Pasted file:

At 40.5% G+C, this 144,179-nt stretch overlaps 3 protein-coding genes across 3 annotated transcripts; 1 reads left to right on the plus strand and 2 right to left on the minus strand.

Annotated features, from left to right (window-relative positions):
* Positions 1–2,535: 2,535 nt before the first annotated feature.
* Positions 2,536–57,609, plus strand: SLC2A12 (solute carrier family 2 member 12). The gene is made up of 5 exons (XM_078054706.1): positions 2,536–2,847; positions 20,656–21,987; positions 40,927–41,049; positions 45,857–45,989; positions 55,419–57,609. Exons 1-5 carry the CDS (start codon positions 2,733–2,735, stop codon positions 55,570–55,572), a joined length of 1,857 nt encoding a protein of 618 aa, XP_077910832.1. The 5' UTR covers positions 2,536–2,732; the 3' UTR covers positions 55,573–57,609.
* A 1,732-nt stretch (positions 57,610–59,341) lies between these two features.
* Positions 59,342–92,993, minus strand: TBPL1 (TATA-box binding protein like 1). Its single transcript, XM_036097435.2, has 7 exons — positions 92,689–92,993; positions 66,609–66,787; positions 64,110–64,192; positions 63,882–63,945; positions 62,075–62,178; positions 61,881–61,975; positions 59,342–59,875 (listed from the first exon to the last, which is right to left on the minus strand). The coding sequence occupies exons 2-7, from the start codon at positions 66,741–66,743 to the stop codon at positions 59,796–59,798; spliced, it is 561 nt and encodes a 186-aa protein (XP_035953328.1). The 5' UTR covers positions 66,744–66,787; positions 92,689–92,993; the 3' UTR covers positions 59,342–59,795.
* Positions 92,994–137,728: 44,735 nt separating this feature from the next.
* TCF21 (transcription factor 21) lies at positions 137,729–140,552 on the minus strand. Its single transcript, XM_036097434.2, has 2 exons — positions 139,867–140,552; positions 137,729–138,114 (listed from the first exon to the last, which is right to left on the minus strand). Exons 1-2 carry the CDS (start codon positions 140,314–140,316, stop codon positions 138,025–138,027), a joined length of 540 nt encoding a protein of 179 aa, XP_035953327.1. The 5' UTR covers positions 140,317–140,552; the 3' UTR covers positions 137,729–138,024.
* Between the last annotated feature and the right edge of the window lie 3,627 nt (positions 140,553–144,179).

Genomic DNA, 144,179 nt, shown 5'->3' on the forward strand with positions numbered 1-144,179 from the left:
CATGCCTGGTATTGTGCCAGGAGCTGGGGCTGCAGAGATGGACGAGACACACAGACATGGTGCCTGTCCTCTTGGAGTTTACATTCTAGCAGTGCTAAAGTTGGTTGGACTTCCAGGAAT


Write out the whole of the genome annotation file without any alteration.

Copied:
At 40.5% G+C, this 144,179-nt stretch overlaps 3 protein-coding genes across 3 annotated transcripts; 1 reads left to right on the plus strand and 2 right to left on the minus strand.

Annotated features, from left to right (window-relative positions):
* Positions 1–2,535: 2,535 nt before the first annotated feature.
* Positions 2,536–57,609, plus strand: SLC2A12 (solute carrier family 2 member 12). The gene is made up of 5 exons (XM_078054706.1): positions 2,536–2,847; positions 20,656–21,987; positions 40,927–41,049; positions 45,857–45,989; positions 55,419–57,609. Exons 1-5 carry the CDS (start codon positions 2,733–2,735, stop codon positions 55,570–55,572), a joined length of 1,857 nt encoding a protein of 618 aa, XP_077910832.1. The 5' UTR covers positions 2,536–2,732; the 3' UTR covers positions 55,573–57,609.
* A 1,732-nt stretch (positions 57,610–59,341) lies between these two features.
* Positions 59,342–92,993, minus strand: TBPL1 (TATA-box binding protein like 1). Its single transcript, XM_036097435.2, has 7 exons — positions 92,689–92,993; positions 66,609–66,787; positions 64,110–64,192; positions 63,882–63,945; positions 62,075–62,178; positions 61,881–61,975; positions 59,342–59,875 (listed from the first exon to the last, which is right to left on the minus strand). The coding sequence occupies exons 2-7, from the start codon at positions 66,741–66,743 to the stop codon at positions 59,796–59,798; spliced, it is 561 nt and encodes a 186-aa protein (XP_035953328.1). The 5' UTR covers positions 66,744–66,787; positions 92,689–92,993; the 3' UTR covers positions 59,342–59,795.
* Positions 92,994–137,728: 44,735 nt separating this feature from the next.
* TCF21 (transcription factor 21) lies at positions 137,729–140,552 on the minus strand. Its single transcript, XM_036097434.2, has 2 exons — positions 139,867–140,552; positions 137,729–138,114 (listed from the first exon to the last, which is right to left on the minus strand). Exons 1-2 carry the CDS (start codon positions 140,314–140,316, stop codon positions 138,025–138,027), a joined length of 540 nt encoding a protein of 179 aa, XP_035953327.1. The 5' UTR covers positions 140,317–140,552; the 3' UTR covers positions 137,729–138,024.
* Between the last annotated feature and the right edge of the window lie 3,627 nt (positions 140,553–144,179).

Genomic DNA, 144,179 nt, shown 5'->3' on the forward strand with positions numbered 1-144,179 from the left:
CATGCCTGGTATTGTGCCAGGAGCTGGGGCTGCAGAGATGGACGAGACACACAGACATGGTGCCTGTCCTCTTGGAGTTTACATTCTAGCAGTGCTAAAGTTGGTTGGACTTCCAGGAAT